Written by Alia Wulff, Cognitive Psychology Ph.D. Candidate
It has been well over a year since I made the decision to attend Tufts for graduate school, yet I still occasionally feel the pang of homesickness hit me. I moved here from Washington state and those 2,500 miles separating me and everything I have ever known are still hard to deal with sometimes. When you come to Tufts, whether it’s from a city in Massachusetts, somewhere on the West Coast, or another country entirely, there will always be differences that make you feel like you are on an alien planet.
For me, the little things hit me the hardest. People stop by Dunkin’ Donuts before work rather than Starbucks, they giggle at my pronunciation of aunt as “ant”, and I am forced to say “Washington state” instead of just Washington so people don’t confuse my beautiful home state with D.C. I used to go days feeling just fine, and then someone would mention they never had earthquake drills in elementary school or they’ve never heard of Jack in the Box and suddenly the thousands of miles between me and my home became very prominent in my mind.
It is true that new experiences help you grow as a person, and Tufts has been full of those, so I have never regretted moving here. However, it is still a good idea to have coping mechanisms and strategies to deal with the move.
My first plan of action when I decided to move here was looking up where I would live. I don’t just mean knowing what my address was going to be. I opened Google Maps, searched my future address, and then hunted down every important place within a two-mile radius until I knew exactly where to find anything I would need. I looked for restaurants, grocery stores, libraries, the best places for milkshakes, parks, art studios, museums, the nearest Target, and anywhere else I thought I might need to go. I planned out routes and checked transit schedules until I was confident I could get from my front door to Stop & Shop without getting totally lost.
I also made sure I had things to make me feel comfortable in my new place. I love baking and it always reminds me of home, so I made sure I could get my KitchenAid shipped to my apartment. Baking bread or cookies or something equally carb-filled always brightens my day. Paying for your old guitar to be checked on your flight here, buying houseplants that are native to where you are from or covering your bedroom with your favorite posters may seem silly or juvenile, but you will not regret it later when you have a physical reminder of home.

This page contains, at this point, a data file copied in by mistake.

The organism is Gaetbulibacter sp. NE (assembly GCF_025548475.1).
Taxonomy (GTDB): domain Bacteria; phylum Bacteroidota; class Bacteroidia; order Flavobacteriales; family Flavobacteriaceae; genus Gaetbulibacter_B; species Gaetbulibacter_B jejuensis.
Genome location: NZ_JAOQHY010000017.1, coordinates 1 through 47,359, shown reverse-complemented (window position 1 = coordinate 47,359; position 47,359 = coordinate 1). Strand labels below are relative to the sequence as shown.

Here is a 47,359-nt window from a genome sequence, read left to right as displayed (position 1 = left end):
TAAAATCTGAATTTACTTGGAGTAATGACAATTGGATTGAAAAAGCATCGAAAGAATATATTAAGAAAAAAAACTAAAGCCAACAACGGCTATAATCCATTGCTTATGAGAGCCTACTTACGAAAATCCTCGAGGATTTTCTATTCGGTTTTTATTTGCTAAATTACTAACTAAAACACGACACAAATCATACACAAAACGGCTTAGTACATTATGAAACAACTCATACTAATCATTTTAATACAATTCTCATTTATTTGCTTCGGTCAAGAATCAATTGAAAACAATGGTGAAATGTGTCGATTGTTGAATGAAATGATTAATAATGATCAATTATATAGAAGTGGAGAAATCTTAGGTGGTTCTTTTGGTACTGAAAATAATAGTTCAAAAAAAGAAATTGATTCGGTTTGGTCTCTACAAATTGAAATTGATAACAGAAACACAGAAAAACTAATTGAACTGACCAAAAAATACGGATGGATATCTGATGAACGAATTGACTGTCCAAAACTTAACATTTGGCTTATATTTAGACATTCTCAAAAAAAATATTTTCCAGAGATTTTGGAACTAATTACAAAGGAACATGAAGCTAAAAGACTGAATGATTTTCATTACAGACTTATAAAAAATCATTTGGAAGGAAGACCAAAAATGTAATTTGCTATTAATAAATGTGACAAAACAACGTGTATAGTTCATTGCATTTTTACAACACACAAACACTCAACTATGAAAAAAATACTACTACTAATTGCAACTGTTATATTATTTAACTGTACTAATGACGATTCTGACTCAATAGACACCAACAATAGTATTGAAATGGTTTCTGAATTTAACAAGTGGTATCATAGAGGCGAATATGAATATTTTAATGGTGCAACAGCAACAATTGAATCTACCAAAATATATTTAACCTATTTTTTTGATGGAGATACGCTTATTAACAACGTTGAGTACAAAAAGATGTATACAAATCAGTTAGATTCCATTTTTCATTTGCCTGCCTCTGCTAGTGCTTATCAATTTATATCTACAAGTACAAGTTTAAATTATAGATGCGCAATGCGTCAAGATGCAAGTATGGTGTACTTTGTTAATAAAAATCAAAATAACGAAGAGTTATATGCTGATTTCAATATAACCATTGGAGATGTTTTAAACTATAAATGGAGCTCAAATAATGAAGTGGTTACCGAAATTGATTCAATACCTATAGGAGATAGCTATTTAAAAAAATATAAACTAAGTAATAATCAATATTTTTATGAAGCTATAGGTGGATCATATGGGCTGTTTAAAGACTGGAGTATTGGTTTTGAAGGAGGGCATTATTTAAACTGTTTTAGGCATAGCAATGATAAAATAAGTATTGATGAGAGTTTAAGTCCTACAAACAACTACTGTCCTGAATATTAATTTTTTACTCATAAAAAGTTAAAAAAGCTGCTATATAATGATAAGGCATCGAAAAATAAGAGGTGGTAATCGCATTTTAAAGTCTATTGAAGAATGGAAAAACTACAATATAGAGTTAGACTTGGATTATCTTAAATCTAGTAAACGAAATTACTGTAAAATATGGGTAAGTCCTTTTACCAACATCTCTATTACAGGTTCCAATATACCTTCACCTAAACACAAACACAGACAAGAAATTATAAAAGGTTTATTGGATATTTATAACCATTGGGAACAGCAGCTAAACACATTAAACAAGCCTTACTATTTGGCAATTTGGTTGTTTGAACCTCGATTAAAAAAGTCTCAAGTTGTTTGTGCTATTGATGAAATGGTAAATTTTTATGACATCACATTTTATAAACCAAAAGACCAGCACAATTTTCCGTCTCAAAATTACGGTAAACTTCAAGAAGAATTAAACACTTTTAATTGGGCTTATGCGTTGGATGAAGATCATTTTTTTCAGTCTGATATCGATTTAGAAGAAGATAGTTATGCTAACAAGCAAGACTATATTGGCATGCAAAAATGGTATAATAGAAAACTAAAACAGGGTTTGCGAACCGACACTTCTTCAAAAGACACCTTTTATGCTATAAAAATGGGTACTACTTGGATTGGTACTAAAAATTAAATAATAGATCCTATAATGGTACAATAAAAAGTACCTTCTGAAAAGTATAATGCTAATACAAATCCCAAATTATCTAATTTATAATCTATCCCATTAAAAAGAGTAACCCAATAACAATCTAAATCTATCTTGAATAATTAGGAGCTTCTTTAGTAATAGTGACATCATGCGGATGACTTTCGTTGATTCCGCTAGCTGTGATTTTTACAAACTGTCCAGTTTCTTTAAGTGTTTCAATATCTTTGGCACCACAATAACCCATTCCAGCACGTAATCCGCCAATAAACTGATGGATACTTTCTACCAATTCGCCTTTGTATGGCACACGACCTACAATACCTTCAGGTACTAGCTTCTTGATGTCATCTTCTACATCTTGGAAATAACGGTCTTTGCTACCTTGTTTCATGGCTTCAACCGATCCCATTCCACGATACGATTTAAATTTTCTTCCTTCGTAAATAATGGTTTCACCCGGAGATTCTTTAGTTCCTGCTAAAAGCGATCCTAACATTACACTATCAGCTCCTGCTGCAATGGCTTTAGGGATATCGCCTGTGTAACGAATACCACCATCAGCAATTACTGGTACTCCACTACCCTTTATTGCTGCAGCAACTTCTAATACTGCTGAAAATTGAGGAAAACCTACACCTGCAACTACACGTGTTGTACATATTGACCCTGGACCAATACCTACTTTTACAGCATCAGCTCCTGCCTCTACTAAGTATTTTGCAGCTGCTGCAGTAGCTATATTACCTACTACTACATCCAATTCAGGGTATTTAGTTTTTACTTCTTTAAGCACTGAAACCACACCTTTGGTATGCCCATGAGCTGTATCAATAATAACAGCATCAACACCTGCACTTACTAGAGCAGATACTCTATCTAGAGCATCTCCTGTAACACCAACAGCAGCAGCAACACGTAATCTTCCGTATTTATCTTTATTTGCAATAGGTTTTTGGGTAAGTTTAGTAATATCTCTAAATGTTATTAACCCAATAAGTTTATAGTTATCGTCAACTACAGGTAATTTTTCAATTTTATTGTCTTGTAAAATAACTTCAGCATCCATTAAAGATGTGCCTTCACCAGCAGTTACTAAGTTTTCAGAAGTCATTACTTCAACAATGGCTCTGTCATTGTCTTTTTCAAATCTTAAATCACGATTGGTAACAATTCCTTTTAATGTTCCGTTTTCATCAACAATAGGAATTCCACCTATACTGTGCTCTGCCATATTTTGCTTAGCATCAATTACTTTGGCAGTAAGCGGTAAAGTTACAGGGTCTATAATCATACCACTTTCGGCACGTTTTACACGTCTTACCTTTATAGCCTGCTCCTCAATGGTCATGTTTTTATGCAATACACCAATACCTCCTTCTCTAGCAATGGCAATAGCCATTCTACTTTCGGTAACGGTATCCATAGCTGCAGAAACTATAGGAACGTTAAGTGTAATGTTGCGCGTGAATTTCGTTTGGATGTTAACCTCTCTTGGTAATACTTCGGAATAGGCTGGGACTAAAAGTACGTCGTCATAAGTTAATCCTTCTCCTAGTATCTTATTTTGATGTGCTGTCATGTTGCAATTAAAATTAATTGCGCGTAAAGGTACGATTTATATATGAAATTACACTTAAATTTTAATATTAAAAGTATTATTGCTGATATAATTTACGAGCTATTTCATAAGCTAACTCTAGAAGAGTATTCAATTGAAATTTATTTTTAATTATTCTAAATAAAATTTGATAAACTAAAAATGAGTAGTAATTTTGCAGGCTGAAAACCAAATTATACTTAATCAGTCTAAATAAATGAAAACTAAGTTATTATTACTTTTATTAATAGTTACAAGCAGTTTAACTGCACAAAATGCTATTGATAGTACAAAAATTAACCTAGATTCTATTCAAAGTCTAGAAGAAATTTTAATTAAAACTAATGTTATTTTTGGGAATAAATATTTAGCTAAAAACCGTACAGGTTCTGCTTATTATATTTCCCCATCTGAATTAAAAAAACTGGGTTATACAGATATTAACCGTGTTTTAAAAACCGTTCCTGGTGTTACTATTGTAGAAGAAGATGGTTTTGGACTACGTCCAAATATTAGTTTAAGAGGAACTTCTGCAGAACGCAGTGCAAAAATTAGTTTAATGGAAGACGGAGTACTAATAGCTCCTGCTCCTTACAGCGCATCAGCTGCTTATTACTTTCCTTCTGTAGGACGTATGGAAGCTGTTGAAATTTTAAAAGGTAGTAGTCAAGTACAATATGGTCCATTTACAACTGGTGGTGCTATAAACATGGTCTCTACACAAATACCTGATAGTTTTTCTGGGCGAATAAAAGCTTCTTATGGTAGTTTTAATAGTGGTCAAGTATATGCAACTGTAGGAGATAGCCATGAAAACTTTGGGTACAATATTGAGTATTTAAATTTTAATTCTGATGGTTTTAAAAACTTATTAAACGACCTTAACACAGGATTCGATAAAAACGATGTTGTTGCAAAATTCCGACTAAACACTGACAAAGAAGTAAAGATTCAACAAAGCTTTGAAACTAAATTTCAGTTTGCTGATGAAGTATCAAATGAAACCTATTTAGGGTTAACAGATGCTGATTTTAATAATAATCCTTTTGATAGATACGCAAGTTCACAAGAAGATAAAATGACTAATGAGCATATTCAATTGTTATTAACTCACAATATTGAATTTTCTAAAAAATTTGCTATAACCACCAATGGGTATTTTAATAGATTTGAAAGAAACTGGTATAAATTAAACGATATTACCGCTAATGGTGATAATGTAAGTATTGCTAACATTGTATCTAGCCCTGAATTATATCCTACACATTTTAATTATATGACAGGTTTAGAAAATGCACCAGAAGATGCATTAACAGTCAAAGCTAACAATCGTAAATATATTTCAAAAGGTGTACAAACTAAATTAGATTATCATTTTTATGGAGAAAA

My worst fear was that I would not be able to meet new people, which is often a big problem due to my anxiety. I started small, within my own department. I lucked out and met some great people right away, but it’s okay if you have to push yourself out of your comfort zone for a bit. Join some graduate groups on campus, check if any of the students in your department do trivia nights, attend an art class at a studio in town. Having people around is so important. Consistent contact with people back home through phone calls and Skype conversations are not guaranteed and are no replacement for face-to-face interaction.
I will admit that it occasionally feels ridiculous that I get homesick. I’m an adult. I have lived on my own for years. I pay taxes. It seems as though when you get accepted into graduate school you are no longer able to feel things, because you chose to do this. I did choose to come here. I am so excited I get to be here. That doesn’t mean that it’s not hard at times. This is a huge metropolitan area, filled with new people, new food, and new weather. No matter your age or subjective level of adulthood, moving is hard. But when classes start, or you have your first lab meeting, or you find the place that makes the best pizza, some of the stress and homesickness melts away.
I’ve gone back to the West Coast four times this year, and each time taking off from the Seattle airport feels a little bit less like I am leaving my family and more like I am coming back home, where the Starbucks isn’t as good anyway and linguistic differences are a fun anecdote at parties rather than a reminder of the distance.